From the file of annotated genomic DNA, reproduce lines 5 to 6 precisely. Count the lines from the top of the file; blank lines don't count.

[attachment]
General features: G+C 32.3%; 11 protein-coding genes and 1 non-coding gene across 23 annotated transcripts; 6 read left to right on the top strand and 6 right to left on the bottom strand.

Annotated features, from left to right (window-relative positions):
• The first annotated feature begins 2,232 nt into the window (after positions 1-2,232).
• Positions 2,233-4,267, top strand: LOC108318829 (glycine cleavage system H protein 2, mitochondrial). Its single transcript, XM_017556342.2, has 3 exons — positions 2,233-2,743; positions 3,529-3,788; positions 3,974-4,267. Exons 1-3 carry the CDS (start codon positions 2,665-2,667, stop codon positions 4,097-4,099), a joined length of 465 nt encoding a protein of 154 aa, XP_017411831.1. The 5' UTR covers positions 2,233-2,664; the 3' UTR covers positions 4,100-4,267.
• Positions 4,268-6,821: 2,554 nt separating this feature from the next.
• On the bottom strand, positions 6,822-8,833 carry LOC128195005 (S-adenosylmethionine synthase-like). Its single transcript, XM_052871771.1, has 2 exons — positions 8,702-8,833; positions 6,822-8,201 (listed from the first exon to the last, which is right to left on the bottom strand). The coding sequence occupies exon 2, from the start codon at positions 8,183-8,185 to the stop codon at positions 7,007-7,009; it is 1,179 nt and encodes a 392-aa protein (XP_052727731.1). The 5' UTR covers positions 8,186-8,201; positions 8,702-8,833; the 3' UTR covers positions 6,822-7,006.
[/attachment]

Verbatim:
• Positions 4,268-6,821: 2,554 nt separating this feature from the next.
• On the bottom strand, positions 6,822-8,833 carry LOC128195005 (S-adenosylmethionine synthase-like). Its single transcript, XM_052871771.1, has 2 exons — positions 8,702-8,833; positions 6,822-8,201 (listed from the first exon to the last, which is right to left on the bottom strand). The coding sequence occupies exon 2, from the start codon at positions 8,183-8,185 to the stop codon at positions 7,007-7,009; it is 1,179 nt and encodes a 392-aa protein (XP_052727731.1). The 5' UTR covers positions 8,186-8,201; positions 8,702-8,833; the 3' UTR covers positions 6,822-7,006.